Scatter factor (SF), also known as hepatocyte growth factor, is ubiquitously present in the extracellular matrix of tissues in the form of an inactive precursor (pro-SF). In order to acquire biological activity, pro-SF must be cleaved by specific proteases present on the cell surface. The mature form of SF controls invasive cues in both physiological and pathological processes through activation of its receptor, the Met tyrosine kinase. By substituting a single amino acid in the proteolytic site, we engineered an unprocessable form of pro-SF (uncleavable SF). Using lentivirus vector technology, we achieved local or systemic delivery of uncleavable SF in mice. We provide evidence that (a) uncleavable SF inhibits both protease-mediated pro-SF conversion and active SF–induced Met activation; (b) local expression of uncleavable SF in tumors suppresses tumor growth, impairs tumor angiogenesis, and prevents metastatic dissemination; and (c) systemic expression of uncleavable SF dramatically inhibits the growth of transplanted tumors and abolishes the formation of spontaneous metastases without perturbing vital physiological functions. These data show that proteolytic activation of pro-SF is a limiting step in tumor progression, thus suggesting a new strategy for the treatment or prevention of the malignant conversion of neoplastic lesions.
Massimiliano Mazzone, Cristina Basilico, Silvia Cavassa, Selma Pennacchietti, Mauro Risio, Luigi Naldini, Paolo M. Comoglio, Paolo Michieli
Multiple myeloma in humans is frequently associated with mast cell infiltration and neovascularization, which correlate directly with disease severity, but the mechanisms underlying this relationship remain unclear. Here, we report that primary murine mast cells express angiopoietin-1 (Ang-1) and low levels of VEGF-A but not Ang-2 and that 2 established murine plasmacytoma cell lines express high levels of VEGF-A but little or no Ang-1 or Ang-2. An in vivo angiogenesis assay using extracellular matrix components shows that mast cells and plasmacytoma cells, together, promote marked neovascularization composed of dilated vessels, which is prevented by neutralization of VEGF-A and Ang-1 but is only partially reduced by neutralization of either VEGF-A or Ang-1. Mast cells within extracellular matrix components express Ang-1, and recombinant Ang-1 together with plasmacytoma cells promotes extracellular matrix neovascularization similar to that induced by mast cells. A transplantation assay shows that primary mast cells accelerate tumor growth by established plasmacytoma cell lines and that neutralization of Ang-1 alone or with VEGF-A reduces significantly the growth of plasmacytomas containing mast cells. These results demonstrate that mast cell–derived Ang-1 promotes the growth of plasmacytomas by stimulating neovascularization and provide further evidence supporting a causal relationship between inflammation and tumor growth.
Takayuki Nakayama, Lei Yao, Giovanna Tosato
Evasion of apoptosis is a hallmark of cancer, but the molecular circuitries of this process are not understood. Here we show that survivin, a member of the inhibitor of apoptosis gene family that is overexpressed in cancer, exists in a novel mitochondrial pool in tumor cells. In response to cell death stimulation, mitochondrial survivin is rapidly discharged in the cytosol, where it prevents caspase activation and inhibits apoptosis. Selective targeting of survivin to mitochondria enhances colony formation in soft agar, accelerates tumor growth in immunocompromised animals, and abolishes tumor cell apoptosis in vivo. Therefore, mitochondrial survivin orchestrates a novel pathway of apoptosis inhibition, which contributes to tumor progression.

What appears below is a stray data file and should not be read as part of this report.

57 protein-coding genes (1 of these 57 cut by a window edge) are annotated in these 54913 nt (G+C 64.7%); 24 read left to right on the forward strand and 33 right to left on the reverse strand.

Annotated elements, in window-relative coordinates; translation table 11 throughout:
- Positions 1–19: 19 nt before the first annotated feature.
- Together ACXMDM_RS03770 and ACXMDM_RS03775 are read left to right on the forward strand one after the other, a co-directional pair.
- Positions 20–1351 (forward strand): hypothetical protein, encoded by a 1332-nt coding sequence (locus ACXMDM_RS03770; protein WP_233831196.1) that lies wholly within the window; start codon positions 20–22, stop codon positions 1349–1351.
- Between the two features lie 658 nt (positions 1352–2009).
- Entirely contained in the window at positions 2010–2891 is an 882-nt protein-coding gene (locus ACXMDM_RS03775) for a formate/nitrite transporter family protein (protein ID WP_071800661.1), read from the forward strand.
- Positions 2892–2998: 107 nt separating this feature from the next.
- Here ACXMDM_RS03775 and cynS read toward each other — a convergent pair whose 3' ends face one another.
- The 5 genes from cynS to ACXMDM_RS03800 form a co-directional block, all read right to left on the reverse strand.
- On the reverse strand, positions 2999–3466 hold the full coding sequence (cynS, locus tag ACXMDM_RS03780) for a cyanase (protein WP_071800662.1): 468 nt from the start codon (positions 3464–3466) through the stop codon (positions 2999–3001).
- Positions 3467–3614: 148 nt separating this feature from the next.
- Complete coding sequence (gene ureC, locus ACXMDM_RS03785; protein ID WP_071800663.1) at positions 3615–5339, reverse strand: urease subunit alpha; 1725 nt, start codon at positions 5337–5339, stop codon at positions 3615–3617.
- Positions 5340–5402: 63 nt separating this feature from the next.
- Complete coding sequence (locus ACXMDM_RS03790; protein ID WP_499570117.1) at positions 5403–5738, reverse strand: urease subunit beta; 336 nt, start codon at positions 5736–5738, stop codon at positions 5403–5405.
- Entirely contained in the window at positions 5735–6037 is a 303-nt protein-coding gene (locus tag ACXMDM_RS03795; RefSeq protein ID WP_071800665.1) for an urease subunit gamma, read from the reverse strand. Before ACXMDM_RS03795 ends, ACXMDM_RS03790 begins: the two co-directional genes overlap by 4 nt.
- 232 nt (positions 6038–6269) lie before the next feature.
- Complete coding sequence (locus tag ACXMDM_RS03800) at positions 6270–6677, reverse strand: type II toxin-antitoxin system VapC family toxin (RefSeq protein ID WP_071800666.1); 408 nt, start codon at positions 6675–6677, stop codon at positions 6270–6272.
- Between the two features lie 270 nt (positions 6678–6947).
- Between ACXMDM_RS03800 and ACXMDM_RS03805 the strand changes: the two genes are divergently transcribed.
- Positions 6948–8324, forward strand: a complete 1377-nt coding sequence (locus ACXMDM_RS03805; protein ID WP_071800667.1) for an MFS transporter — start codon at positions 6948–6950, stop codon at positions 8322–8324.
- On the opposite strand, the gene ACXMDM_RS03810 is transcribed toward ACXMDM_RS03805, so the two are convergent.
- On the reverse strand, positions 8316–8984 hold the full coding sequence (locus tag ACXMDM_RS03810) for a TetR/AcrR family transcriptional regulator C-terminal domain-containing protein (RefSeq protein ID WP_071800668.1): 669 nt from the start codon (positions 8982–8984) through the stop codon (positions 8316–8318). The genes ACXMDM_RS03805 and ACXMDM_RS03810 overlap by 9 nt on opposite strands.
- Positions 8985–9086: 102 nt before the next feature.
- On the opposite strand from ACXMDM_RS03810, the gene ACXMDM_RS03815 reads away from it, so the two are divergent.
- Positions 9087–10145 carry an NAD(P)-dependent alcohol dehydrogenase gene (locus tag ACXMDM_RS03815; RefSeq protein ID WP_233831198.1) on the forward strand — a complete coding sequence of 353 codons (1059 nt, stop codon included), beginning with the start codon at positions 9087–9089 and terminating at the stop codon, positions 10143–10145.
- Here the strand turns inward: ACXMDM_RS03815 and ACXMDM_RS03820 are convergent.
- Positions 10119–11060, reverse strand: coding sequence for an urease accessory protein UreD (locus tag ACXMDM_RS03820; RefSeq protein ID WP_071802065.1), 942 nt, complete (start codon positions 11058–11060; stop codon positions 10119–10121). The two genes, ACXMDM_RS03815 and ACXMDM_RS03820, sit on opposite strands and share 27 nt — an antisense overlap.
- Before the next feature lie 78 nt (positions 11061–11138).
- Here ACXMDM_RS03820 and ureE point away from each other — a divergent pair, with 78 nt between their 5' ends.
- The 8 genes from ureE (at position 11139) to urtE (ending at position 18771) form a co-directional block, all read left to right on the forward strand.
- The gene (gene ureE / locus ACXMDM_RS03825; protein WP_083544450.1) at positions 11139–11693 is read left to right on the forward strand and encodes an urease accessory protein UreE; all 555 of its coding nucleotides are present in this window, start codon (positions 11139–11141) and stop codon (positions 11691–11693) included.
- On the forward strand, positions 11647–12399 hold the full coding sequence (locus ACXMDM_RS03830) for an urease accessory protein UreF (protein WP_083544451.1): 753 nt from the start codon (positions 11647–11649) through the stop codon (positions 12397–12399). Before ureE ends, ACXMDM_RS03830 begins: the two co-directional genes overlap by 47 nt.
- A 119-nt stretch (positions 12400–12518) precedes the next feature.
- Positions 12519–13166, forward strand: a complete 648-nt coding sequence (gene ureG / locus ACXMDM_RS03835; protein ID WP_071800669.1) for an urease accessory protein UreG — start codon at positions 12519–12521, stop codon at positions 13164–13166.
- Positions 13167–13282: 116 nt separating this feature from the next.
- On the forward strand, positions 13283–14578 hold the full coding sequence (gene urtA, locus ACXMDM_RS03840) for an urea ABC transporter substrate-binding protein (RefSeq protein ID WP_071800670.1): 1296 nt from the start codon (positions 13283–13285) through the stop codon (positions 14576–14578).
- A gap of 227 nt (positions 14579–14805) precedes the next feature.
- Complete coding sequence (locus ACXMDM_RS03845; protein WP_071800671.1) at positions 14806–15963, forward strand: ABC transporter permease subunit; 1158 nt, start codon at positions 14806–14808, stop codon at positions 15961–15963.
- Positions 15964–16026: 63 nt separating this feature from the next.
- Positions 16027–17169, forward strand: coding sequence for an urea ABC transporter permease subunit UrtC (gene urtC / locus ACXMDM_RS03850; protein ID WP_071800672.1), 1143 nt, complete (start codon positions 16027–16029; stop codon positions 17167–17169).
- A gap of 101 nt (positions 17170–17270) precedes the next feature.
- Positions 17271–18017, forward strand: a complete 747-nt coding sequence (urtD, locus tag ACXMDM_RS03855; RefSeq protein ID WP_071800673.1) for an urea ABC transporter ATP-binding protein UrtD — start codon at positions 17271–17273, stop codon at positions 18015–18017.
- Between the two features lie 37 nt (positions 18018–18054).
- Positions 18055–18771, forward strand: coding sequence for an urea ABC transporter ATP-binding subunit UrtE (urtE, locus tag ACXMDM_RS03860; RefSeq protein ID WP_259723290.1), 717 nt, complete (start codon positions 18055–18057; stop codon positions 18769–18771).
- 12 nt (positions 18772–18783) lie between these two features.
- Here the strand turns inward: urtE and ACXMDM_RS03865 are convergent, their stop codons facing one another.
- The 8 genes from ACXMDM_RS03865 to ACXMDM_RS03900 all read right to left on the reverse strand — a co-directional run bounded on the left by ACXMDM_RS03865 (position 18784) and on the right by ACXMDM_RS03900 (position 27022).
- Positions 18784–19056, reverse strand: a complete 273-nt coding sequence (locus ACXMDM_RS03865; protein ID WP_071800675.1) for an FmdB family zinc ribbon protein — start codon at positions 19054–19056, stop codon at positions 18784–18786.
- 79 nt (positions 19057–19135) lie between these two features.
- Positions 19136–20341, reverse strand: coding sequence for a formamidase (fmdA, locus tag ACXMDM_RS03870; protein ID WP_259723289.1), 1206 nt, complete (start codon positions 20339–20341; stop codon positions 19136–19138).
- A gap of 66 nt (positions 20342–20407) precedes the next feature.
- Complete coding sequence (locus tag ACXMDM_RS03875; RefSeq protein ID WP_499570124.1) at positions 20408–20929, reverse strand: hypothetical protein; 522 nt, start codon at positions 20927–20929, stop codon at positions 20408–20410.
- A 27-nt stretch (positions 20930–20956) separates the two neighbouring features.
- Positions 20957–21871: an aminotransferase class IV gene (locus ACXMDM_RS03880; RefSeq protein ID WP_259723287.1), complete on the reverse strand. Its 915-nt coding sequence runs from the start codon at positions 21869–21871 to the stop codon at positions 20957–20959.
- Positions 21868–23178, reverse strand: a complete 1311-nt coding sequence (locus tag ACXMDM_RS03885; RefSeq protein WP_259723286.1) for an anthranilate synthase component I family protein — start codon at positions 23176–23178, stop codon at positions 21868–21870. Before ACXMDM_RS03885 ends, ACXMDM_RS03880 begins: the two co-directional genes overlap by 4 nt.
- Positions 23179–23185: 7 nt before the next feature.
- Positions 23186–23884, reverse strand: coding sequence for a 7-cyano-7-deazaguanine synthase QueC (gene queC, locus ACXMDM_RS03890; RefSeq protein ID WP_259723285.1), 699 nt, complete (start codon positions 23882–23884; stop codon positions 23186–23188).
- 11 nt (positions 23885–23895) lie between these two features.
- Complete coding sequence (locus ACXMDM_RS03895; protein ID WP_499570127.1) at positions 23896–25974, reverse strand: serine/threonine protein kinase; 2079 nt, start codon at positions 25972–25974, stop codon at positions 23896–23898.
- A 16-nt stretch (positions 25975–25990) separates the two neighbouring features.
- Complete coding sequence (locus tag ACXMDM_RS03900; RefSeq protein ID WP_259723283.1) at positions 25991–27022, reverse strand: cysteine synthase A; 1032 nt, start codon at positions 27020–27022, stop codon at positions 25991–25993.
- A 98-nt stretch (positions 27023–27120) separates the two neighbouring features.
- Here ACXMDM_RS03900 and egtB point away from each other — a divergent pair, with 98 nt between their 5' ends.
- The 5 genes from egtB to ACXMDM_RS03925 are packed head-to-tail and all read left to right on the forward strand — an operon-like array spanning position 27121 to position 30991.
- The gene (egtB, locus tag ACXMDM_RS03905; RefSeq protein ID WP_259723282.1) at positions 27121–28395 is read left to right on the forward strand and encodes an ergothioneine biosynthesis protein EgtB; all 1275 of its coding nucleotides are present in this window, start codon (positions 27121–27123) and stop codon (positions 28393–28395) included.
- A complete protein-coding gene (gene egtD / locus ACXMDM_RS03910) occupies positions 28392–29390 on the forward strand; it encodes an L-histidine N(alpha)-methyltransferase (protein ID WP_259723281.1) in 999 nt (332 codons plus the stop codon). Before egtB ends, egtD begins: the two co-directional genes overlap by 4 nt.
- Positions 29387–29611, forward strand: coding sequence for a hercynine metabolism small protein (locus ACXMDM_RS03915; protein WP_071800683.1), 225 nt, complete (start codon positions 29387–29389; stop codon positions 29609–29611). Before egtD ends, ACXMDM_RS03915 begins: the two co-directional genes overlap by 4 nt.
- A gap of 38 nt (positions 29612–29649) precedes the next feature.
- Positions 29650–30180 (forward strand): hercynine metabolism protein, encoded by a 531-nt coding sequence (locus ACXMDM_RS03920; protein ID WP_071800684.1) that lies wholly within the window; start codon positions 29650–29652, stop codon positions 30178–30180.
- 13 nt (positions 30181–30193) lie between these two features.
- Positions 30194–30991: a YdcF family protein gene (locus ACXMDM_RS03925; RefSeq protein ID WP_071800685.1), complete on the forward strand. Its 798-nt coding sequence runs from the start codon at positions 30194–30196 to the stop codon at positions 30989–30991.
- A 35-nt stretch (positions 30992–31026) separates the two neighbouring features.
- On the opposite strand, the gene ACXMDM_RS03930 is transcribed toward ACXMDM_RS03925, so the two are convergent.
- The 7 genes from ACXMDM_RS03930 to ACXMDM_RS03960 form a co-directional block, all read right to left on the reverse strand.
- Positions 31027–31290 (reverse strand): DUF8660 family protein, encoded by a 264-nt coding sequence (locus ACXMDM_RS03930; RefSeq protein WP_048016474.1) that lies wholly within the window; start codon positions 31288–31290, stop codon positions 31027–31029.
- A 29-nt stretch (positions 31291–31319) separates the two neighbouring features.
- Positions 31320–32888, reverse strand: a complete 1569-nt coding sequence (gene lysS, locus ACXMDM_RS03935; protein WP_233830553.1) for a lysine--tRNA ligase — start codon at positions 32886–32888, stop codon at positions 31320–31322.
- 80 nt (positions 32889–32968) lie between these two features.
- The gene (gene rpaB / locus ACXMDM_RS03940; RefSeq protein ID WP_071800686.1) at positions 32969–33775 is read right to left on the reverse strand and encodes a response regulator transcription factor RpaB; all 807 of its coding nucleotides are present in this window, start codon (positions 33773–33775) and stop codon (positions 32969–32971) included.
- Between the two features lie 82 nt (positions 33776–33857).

Takehiko Dohi, Elena Beltrami, Nathan R. Wall, Janet Plescia, Dario C. Altieri
Peptide deformylase activity was thought to be limited to ribosomal protein synthesis in prokaryotes, where new peptides are initiated with an N-formylated methionine. We describe here a new human peptide deformylase (Homo sapiens PDF, or HsPDF) that is localized to the mitochondria. HsPDF is capable of removing formyl groups from N-terminal methionines of newly synthesized mitochondrial proteins, an activity previously not thought to be necessary in mammalian cells. We show that actinonin, a peptidomimetic antibiotic that inhibits HsPDF, also inhibits the proliferation of 16 human cancer cell lines. We designed and synthesized 33 chemical analogs of actinonin; all of the molecules with potent activity against HsPDF also inhibited tumor cell growth, and vice versa, confirming target specificity. Small interfering RNA inhibition of HsPDF protein expression was also antiproliferative. Actinonin treatment of cells led to a tumor-specific mitochondrial membrane depolarization and ATP depletion in a time- and dose-dependent manner; removal of actinonin led to a recovery of the membrane potential consistent with indirect effects on the electron transport chain. In animal models, oral or parenteral actinonin was well tolerated and inhibited human prostate cancer and lung cancer growth. We conclude that HsPDF is a new human mitochondrial enzyme that may provide a novel selective target for anticancer therapy by use of actinonin-based antibiotics.
Mona D. Lee, Yuhong She, Michael J. Soskis, Christopher P. Borella, Jeffrey R. Gardner, Paula A. Hayes, Benzon M. Dy, Mark L. Heaney, Mark R. Philips, William G. Bornmann, Francis M. Sirotnak, David A. Scheinberg